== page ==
Clergy and Staff
Fr. Scott Pogatchnik
As a teenager Fr. Scott Pogatchnik learned that being a man and having a spiritual life go hand in hand. "in fact, to be a real man, you need a spiritual life," he said.
He came to this conclusion by way of several male role models in his formative years. The first was his father, Dan, who ensured faith was a priority in the house. Fr. Pogatchnik said. Second, coaches instilled virtuous qualities like hard work, integrity, and trust in teammates.
These insights brought Fr. Pogatchnik, an Avon Native, to an even deeper insight: He was being called to the priesthood.
Other positive influenced in his life came during a backpacking trip to Europe, where he saw harmony between faith and reason in local culture, history and architecture, and it moved him to read the Scriptures more.
He also felt more called to the priesthood when he worked with the Missionaries of Charity - Blessed Mother Teresa's order - in Washington D.C., Minneapolis and Naples and saw the result of a life centered on Christ. "I saw the priesthood as a way to follow Christ, pour myself out for others and help feed those who hunger for love, friendship and forgiveness," he said
In becoming a priest, Fr. Pogatchnik said he looks forward to passing down the gift of faith the next generation and being an instrument of God's grace through the sacraments of the church.
"The priest is given a privileged role in participation in the most significant moments of people's lives - caring for souls from their supernatural birth in baptism to their nourishment at the Mass, from their healing in confession to their preparation for death in the last rites. What an awesome joy and gift!" he said.
Fr. Pogatchnik enjoys spending time with people and being outdoors from basketball and golf to fishing and camping and canoeing; traveling, reading, including authors like Chesterton, Schall, and Ratzinger; watching movies such as "The Band of Brothers," "A Man for All Seasons" and the "Godfather" or westerns.
He said, "one of the biggest ministry challenges he foresees is responding to attacks on family life. Broken relationships in families can cause people to feel more isolated, more tempted to despair and less able to experience the natural love of a mother and a father as well as understand God's transforming love. And yet we know God can always break through - even in the most difficult situations."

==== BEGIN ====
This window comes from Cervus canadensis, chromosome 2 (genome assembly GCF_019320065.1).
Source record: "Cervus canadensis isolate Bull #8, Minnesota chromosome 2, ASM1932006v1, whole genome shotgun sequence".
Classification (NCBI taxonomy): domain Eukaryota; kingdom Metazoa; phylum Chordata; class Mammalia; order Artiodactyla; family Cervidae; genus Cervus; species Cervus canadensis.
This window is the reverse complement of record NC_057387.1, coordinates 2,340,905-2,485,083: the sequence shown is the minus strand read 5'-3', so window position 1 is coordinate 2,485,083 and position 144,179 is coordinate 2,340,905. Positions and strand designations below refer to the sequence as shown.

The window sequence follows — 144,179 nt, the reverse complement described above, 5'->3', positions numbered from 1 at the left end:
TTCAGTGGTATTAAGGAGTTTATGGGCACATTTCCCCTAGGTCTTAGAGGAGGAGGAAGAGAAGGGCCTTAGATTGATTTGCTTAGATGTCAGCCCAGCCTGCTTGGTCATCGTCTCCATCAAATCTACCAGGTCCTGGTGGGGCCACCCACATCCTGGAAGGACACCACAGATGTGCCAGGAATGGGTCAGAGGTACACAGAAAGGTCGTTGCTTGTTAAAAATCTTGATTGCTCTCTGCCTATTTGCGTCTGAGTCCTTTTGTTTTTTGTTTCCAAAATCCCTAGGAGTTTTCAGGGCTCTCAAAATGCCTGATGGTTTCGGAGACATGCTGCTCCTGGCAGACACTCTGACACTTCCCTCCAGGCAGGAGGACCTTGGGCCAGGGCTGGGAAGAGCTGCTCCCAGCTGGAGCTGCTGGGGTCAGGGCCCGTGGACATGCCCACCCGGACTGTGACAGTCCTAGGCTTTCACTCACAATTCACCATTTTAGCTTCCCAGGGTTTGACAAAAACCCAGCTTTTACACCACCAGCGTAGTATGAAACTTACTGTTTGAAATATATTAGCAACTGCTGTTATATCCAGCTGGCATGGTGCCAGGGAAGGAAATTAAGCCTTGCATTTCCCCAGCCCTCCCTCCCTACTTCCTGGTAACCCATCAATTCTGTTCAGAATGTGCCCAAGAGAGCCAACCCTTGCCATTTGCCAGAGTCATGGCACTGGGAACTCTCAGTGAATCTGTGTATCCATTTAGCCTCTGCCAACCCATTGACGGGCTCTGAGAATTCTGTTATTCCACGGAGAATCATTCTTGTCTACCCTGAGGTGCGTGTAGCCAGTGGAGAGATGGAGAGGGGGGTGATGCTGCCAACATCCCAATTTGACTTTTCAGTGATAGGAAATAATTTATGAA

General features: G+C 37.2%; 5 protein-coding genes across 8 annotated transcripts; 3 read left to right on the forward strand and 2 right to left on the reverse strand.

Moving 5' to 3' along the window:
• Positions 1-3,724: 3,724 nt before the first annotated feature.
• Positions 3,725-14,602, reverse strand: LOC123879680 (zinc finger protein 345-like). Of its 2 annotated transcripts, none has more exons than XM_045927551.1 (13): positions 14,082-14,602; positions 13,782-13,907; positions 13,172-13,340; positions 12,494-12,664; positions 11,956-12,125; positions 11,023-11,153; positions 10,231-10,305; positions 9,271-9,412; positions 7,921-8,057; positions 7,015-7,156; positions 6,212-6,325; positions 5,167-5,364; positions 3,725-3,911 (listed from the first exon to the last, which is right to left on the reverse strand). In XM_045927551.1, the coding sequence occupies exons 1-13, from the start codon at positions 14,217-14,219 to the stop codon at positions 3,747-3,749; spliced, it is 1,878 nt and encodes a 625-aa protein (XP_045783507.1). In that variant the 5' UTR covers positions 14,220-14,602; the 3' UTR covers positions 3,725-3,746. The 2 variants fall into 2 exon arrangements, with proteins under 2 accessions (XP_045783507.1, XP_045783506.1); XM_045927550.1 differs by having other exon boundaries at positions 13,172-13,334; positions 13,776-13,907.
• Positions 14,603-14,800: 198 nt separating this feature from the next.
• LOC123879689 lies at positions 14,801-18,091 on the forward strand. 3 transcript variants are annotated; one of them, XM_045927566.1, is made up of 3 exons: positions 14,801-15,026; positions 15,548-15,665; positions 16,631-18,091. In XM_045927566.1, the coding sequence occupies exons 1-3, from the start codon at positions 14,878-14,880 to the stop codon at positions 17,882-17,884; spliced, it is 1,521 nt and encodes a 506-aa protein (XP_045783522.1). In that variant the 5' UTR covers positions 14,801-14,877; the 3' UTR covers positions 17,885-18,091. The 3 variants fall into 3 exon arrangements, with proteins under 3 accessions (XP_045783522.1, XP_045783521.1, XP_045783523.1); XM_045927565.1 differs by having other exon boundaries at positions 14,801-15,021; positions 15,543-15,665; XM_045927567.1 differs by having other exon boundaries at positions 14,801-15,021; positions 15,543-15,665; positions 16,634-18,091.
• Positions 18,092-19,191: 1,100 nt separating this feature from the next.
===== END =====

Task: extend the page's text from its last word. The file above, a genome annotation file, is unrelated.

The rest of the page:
Looking to the future, he hopes to help others throughout his priestly years.
"I hope that in my years as a priest, the Lords will use me to draw people into a greater love of God, his church and one another. I hope that my humble example can help people realize that God wants to be involved in their entire life and not just in one part. I hope that through the intercession of Mary and the saints, God inspires all people, and especially youth, to live virtuous lives."
Fr. Doug Liebsch
Fr. Doug grew up in Long prairie with his parents Mark and Maxine and siblings: Sarah, Billy, Theresa, Claire, Emma, Joseph, and David. After graduation in 2008, he spent a year at NDSU before making the decision to join St. John Vianney Seminary of St. Thomas. He was ordained a priest in 2016. His first two years he served as Parochial Vicar at St. Mary’s Cathedral and the Church of St. Augustine in St. Cloud, MN. Now Fr. Doug is the Director of Vocations for the Diocese of St. Cloud and the chaplain for Cathedral high school, while also being the Parochial Vicar of St. John Cantius, St. Mary’s Cathedral and St. Augustine Church.
Master of Arts in Pastoral Ministry - St. John's University School of Theology
Ordained by Bishop John Kinney on June 11, 2011, the feast of St. Barnabas
I am humbled and honored to have been chosen to serve the priests and the people of God as a permanent
deacon. Like most permanent deacons, I live a dual vocation - married to Laura for 33 years, and now serving the
Church in a special way as a deacon. I understand the diaconate to be a visible sign of God's work in and through his people.
Of all my experiences during diaconate formation, I want to mention three that were foundational to my ministry as a deacon. First, I spent a semester ministering to people who were in hospice care, journeying through their final stage of life on earth. Although each person was unique, I was moved by the sense of peace and the strong faith most of those in hospice demonstrated to me. It was a joy to pray and spend time with those in hospice. Second, my work in our parish cluster's RCIA program afforded me the opportunity to use what I have been learning in formation to dialogue with those who are seeking full communion with the Catholic Church. Finally, I spent three weeks in the Holy Land in May 2010, walking in the steps of our Lord and the first disciples. That was an exceptional experience, which added depth to my understanding of the Scriptures, a depth I will enjoy sharing through homilies and opportunities to teach in my ministry.
Family and Youth Formation